In order to make functional pottery, one's clay must be fired. There are many ways to fire pottery. The most common way of firing for the contemporary potter is with electricity, or with gas. Woodfiring, as its name suggests, is where wood is the sole combustible material used to bring the pots up to maturity (roughly 2350 degrees Fahrenheit in my case) within the kiln. The process requires constant attention as wood must be manually fed into the kiln to keep the firing on schedule. These firings can last anywhere from a few hours, to 10 or more days in length. No matter how long, it still requires the same 'round the clock care.
The work inside of a wood kiln is not only subject to the heat from the fire, but also to the shifting atmospheres of reduction and oxidation, smoke, ash, embers, and volatile minerals from the burning wood wooshing through and around them. These factors in combination with the intense heat, chemically interact with the surfaces of the pots, creating one-of-a-kind, organic lines, patterns, glazes and flashes. Flames hug curves, jump over edges, and lick around lips, physically leaving a hint of their path along the surfaces of the pieces. Colors and textures get layered on with the different types of wood being fed, and atmospheres that are occurring throughout the firing. Wood ash builds up on any horizontal surface that it can find and eventually melts, creating a natural glaze. The look of the end product tells the story of the firing as a whole.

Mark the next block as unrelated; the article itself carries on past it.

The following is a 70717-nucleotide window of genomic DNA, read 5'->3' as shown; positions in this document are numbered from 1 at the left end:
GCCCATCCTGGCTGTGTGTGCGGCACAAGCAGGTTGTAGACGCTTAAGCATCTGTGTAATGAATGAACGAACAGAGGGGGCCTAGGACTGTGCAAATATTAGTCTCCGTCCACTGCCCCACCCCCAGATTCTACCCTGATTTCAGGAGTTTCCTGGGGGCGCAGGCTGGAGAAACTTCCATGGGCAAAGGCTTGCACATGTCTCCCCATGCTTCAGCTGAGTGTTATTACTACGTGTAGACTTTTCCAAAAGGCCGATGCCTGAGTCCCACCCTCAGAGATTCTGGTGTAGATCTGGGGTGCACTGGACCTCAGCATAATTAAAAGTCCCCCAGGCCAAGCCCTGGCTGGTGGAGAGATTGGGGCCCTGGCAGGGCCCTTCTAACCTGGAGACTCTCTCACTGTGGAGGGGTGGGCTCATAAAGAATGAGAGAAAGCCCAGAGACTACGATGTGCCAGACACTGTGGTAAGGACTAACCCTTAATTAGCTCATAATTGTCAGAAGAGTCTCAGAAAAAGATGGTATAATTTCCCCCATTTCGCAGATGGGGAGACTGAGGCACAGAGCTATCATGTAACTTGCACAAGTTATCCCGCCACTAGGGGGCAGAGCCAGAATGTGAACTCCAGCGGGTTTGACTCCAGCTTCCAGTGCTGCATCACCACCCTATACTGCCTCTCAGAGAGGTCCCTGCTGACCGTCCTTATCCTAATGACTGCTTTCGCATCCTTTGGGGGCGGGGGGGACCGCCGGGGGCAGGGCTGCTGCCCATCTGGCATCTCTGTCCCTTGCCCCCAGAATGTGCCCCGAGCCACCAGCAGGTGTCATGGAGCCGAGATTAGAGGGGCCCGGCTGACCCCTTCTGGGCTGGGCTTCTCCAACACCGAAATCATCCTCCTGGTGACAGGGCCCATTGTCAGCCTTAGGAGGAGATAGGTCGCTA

One of my favorite aspects of the woodfire process is that it tends to foster community and create a collective atmosphere. It allows us, who spend many solitary hours making in our respective studios, to come out, work together, trust and rely on one another to successfully complete the process. In these long hours together we tighten our bonds. We share stories and experiences, ideas and techniques. We ponder life's questions, we laugh together, and also enjoy eachothers' silent presence. It is always a truly wonderful time.
Not yet having a wood kiln of my own, I have relied entirely on the generosity of others who have invited me into their firings. I owe all of them an enormous thank you for the opportunities that they've provided me with and for all of the experience and knowledge gained because of it.